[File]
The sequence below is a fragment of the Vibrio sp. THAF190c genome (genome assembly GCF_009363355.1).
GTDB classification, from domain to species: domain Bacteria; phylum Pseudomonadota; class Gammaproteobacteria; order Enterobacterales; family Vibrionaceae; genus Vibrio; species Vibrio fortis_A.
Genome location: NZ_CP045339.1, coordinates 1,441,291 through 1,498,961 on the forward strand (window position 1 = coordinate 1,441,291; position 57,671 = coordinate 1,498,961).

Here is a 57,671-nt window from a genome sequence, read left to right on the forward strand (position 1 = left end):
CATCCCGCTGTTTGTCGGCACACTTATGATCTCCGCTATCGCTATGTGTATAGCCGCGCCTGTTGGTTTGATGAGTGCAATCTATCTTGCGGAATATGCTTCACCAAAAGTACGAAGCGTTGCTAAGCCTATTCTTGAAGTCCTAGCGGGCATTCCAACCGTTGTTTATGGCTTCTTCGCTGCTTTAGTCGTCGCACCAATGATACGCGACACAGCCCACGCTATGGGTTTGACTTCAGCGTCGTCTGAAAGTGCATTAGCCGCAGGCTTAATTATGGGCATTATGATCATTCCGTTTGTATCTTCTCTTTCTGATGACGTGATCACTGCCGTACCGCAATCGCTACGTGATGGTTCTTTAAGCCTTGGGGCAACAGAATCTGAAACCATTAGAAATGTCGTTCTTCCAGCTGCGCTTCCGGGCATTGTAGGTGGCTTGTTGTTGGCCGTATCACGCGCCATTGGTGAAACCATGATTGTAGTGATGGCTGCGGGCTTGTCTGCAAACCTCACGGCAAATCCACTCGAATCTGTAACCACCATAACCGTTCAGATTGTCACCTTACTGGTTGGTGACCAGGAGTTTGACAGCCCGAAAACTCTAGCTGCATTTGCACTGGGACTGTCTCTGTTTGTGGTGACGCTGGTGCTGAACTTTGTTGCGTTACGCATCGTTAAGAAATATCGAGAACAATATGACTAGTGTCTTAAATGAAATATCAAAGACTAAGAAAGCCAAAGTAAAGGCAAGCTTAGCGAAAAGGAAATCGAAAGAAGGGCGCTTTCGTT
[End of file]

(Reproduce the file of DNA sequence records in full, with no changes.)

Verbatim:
The sequence below is a fragment of the Vibrio sp. THAF190c genome (genome assembly GCF_009363355.1).
GTDB classification, from domain to species: domain Bacteria; phylum Pseudomonadota; class Gammaproteobacteria; order Enterobacterales; family Vibrionaceae; genus Vibrio; species Vibrio fortis_A.
Genome location: NZ_CP045339.1, coordinates 1,441,291 through 1,498,961 on the forward strand (window position 1 = coordinate 1,441,291; position 57,671 = coordinate 1,498,961).

Here is a 57,671-nt window from a genome sequence, read left to right on the forward strand (position 1 = left end):
CATCCCGCTGTTTGTCGGCACACTTATGATCTCCGCTATCGCTATGTGTATAGCCGCGCCTGTTGGTTTGATGAGTGCAATCTATCTTGCGGAATATGCTTCACCAAAAGTACGAAGCGTTGCTAAGCCTATTCTTGAAGTCCTAGCGGGCATTCCAACCGTTGTTTATGGCTTCTTCGCTGCTTTAGTCGTCGCACCAATGATACGCGACACAGCCCACGCTATGGGTTTGACTTCAGCGTCGTCTGAAAGTGCATTAGCCGCAGGCTTAATTATGGGCATTATGATCATTCCGTTTGTATCTTCTCTTTCTGATGACGTGATCACTGCCGTACCGCAATCGCTACGTGATGGTTCTTTAAGCCTTGGGGCAACAGAATCTGAAACCATTAGAAATGTCGTTCTTCCAGCTGCGCTTCCGGGCATTGTAGGTGGCTTGTTGTTGGCCGTATCACGCGCCATTGGTGAAACCATGATTGTAGTGATGGCTGCGGGCTTGTCTGCAAACCTCACGGCAAATCCACTCGAATCTGTAACCACCATAACCGTTCAGATTGTCACCTTACTGGTTGGTGACCAGGAGTTTGACAGCCCGAAAACTCTAGCTGCATTTGCACTGGGACTGTCTCTGTTTGTGGTGACGCTGGTGCTGAACTTTGTTGCGTTACGCATCGTTAAGAAATATCGAGAACAATATGACTAGTGTCTTAAATGAAATATCAAAGACTAAGAAAGCCAAAGTAAAGGCAAGCTTAGCGAAAAGGAAATCGAAAGAAGGGCGCTTTCGTT